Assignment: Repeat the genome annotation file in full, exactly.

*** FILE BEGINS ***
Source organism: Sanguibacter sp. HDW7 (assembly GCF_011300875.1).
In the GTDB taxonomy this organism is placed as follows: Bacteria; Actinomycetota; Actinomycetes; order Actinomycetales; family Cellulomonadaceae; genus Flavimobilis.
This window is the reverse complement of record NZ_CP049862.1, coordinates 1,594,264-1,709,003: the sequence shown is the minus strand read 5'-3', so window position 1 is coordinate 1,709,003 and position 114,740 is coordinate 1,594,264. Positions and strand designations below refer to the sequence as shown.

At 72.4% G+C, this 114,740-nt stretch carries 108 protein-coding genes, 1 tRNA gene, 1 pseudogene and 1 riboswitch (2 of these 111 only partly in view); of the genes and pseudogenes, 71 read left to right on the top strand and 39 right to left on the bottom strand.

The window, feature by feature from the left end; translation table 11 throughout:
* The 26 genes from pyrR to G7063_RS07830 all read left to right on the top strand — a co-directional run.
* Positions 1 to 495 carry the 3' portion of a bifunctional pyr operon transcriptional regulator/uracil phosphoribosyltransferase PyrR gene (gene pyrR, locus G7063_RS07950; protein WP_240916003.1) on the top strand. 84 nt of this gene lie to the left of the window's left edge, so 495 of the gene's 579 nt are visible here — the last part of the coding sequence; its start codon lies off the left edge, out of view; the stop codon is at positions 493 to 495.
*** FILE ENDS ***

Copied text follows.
Source organism: Sanguibacter sp. HDW7 (assembly GCF_011300875.1).
In the GTDB taxonomy this organism is placed as follows: Bacteria; Actinomycetota; Actinomycetes; order Actinomycetales; family Cellulomonadaceae; genus Flavimobilis.
This window is the reverse complement of record NZ_CP049862.1, coordinates 1,594,264-1,709,003: the sequence shown is the minus strand read 5'-3', so window position 1 is coordinate 1,709,003 and position 114,740 is coordinate 1,594,264. Positions and strand designations below refer to the sequence as shown.

At 72.4% G+C, this 114,740-nt stretch carries 108 protein-coding genes, 1 tRNA gene, 1 pseudogene and 1 riboswitch (2 of these 111 only partly in view); of the genes and pseudogenes, 71 read left to right on the top strand and 39 right to left on the bottom strand.

The window, feature by feature from the left end; translation table 11 throughout:
* The 26 genes from pyrR to G7063_RS07830 all read left to right on the top strand — a co-directional run.
* Positions 1 to 495 carry the 3' portion of a bifunctional pyr operon transcriptional regulator/uracil phosphoribosyltransferase PyrR gene (gene pyrR, locus G7063_RS07950; protein WP_240916003.1) on the top strand. 84 nt of this gene lie to the left of the window's left edge, so 495 of the gene's 579 nt are visible here — the last part of the coding sequence; its start codon lies off the left edge, out of view; the stop codon is at positions 493 to 495.